a goodbye and a blessing for this house

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To the tenants who will occupy our sweet home once we move:

Welcome to a blessed space. 

We prayed for God’s provision when we were looking for somewhere to live once we got married, and this home was the result of those prayers. We then prayed we could use this house to be a blessing to those in our life, that it would be a place of peace and rest and warmth. It has been a refuge for us during harder days, and an oasis for us when the honeysuckle is blooming and it’s hard to not be happy.

I will miss the creaky wood floors in the hallway – and trying to remember which spots to avoid as I tiptoed to the kitchen in the mornings while Eric was still sleeping.

I will miss cooking on that fantastic gas stove – the house may be old, but the stove is new, and I don’t know how I am going to go back to cooking on an electric stove after being spoiled here.

That screened in porch with double french doors is the crowning glory of the house. Please tell me you will refrain from using AC in the spring and fall, keeping the doors wide open to fill the home with fresh air. The twinkle lights are coming with us, but an easy thing to replace. It’s one of the cutest things about this Sycamore house.

The natural light in that living room is everything. Swoon.

This home is where we learned how to do marriage, how to do life together. We moved in exhausted from wedding planning and a late night drive back from the Memphis airport after our honeymoon. To be honest, I woke up the next morning and cried in the kitchen, not feeling like I was “home” yet. Blank walls and rooms full of boxes didn’t help, and it took a couple of months to settle in. Figuring out how to decorate this space actually took a couple of years as I discovered both my style and the house’s style. You may not have realized yet that homes have their own style that you have to compromise with. There is a unique way to combine your preferences with the things you can’t change, dealing with the sense that something isn’t quite right in that spot.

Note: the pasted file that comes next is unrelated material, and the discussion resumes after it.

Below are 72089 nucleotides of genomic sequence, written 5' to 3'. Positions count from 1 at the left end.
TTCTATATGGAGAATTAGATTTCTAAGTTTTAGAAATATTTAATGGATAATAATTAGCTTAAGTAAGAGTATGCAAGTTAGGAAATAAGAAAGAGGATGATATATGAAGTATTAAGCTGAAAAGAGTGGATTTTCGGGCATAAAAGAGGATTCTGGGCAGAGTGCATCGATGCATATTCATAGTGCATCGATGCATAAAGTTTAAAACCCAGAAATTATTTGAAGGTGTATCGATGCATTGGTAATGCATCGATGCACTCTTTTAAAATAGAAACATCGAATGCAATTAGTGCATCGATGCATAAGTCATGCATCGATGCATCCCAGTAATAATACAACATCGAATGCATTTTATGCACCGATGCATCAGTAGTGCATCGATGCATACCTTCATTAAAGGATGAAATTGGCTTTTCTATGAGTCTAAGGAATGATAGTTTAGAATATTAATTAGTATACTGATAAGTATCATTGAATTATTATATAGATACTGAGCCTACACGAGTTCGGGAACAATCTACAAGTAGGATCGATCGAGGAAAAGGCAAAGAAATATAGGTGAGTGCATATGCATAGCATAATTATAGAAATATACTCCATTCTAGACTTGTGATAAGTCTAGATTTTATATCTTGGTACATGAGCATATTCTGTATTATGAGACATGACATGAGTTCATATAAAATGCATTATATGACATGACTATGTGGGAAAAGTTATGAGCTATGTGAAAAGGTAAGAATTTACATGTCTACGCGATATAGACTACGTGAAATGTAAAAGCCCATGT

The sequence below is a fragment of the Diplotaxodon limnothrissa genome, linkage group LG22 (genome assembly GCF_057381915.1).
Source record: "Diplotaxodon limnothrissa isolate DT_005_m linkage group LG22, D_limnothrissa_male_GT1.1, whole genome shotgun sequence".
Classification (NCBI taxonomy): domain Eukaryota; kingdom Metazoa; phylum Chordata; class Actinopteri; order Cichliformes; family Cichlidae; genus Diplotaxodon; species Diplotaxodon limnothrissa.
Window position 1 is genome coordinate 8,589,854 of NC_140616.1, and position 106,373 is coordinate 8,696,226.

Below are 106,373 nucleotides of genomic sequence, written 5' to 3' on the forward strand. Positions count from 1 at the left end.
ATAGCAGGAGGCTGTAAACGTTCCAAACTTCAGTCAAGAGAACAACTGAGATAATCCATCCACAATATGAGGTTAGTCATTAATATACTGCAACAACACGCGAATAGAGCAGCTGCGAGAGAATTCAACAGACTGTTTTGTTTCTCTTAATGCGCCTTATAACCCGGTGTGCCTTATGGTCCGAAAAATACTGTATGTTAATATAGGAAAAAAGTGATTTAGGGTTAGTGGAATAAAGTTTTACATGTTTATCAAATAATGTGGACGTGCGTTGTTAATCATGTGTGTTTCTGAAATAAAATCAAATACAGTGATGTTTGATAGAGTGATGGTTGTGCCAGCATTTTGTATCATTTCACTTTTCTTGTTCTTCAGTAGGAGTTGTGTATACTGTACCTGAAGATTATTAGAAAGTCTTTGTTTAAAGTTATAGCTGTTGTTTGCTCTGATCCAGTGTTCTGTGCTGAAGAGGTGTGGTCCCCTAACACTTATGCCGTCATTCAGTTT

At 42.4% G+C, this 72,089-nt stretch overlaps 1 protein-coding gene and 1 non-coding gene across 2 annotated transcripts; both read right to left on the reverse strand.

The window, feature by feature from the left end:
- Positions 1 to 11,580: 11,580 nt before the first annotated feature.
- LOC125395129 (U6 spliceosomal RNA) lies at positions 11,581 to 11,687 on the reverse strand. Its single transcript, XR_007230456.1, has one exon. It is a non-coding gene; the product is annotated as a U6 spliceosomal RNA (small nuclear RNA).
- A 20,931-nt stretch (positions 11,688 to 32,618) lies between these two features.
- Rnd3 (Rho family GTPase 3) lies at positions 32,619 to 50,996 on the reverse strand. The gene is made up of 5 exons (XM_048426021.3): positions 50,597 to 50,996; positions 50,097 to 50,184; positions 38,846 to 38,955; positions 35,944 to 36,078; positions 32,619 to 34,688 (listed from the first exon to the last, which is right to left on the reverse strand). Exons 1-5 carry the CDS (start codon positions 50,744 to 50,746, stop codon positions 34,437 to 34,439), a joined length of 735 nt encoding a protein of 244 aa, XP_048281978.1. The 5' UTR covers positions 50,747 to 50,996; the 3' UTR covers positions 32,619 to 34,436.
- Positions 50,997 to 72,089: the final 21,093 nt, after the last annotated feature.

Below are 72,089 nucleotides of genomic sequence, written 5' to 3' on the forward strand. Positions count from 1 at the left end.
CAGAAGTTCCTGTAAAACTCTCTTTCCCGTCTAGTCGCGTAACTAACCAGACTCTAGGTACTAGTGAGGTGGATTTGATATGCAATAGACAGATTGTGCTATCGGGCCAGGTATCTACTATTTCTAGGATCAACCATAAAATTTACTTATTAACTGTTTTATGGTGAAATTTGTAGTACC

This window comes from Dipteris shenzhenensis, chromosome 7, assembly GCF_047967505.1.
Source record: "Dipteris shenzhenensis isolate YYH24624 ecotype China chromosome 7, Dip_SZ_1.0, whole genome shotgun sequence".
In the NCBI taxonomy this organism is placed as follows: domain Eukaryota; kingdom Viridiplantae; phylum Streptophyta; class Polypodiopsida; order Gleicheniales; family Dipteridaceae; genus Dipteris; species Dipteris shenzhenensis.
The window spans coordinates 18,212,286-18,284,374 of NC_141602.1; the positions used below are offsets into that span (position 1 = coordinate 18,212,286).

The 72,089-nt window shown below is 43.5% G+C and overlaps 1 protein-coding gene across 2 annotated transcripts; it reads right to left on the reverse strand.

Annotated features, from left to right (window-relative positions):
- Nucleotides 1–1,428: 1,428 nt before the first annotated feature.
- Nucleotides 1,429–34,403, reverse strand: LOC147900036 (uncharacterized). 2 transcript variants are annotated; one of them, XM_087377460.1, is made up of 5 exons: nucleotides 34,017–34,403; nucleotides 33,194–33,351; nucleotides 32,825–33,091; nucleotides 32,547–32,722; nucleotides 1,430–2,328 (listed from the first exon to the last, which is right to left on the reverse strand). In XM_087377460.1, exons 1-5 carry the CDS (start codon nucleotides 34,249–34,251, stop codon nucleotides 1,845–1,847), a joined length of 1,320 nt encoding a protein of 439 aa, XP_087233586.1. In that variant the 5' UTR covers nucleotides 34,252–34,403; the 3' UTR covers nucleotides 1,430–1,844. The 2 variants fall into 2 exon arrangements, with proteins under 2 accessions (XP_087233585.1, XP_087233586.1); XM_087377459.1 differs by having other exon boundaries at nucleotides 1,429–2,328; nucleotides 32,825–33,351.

We battled through multiple instances of one income in this home. God always provides.

We hosted lots of parties and dinners here – the small space creates a sense of coziness that larger homes just won’t. Don’t be afraid to fill the home past the capacity you assume it has; rub shoulders with friends and pull out camping chairs and invade personal space. And don’t be too polite to allow guests to help with dishes after all is eaten and enjoyed. Without a dishwasher, you are going to want the help, and it creates a deeper sense of friendship between people when you let them in to the gunk and the grime of your life (both literally and metaphorically).

Speaking of doing dishes, find ways to enjoy that time with your spouse. See it as a chance for quality time and conversation about the day. So often, Eric and I found ourselves complaining when we didn’t maintain the sink and found ourselves with 45 minutes of soapy work to do. Yet there were some sweet moments at the sink, too. Moments when I saw a husband who wanted to serve me despite that service involving a dreadful chore. Unexpected conversations about life and about us. Eric loved me well through dish washing.

{I do suggest investing in a good pair of rubber gloves, though, or your hands will be dry and raw before winter even starts.}

This house was our refuge during seasons of unemployment and seasons of loneliness and seasons of confusion about how to be a 20-something. It was here we curled up on the couch and cried, prayed, fought – together.

We pray this home will bless you the way it blessed us. And don’t mind me if I drive past every so often, just to whisper thanks for the things started here that will continue their story across town.

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One thought on “a goodbye and a blessing for this house

  1. Thanks for so many wonderful memories. Being in Colorado it
    was such a comfort knowing you had a wonderful home there to keep you safe. I am praying for peace as you move into your beautiful new home.
    Love to you both.

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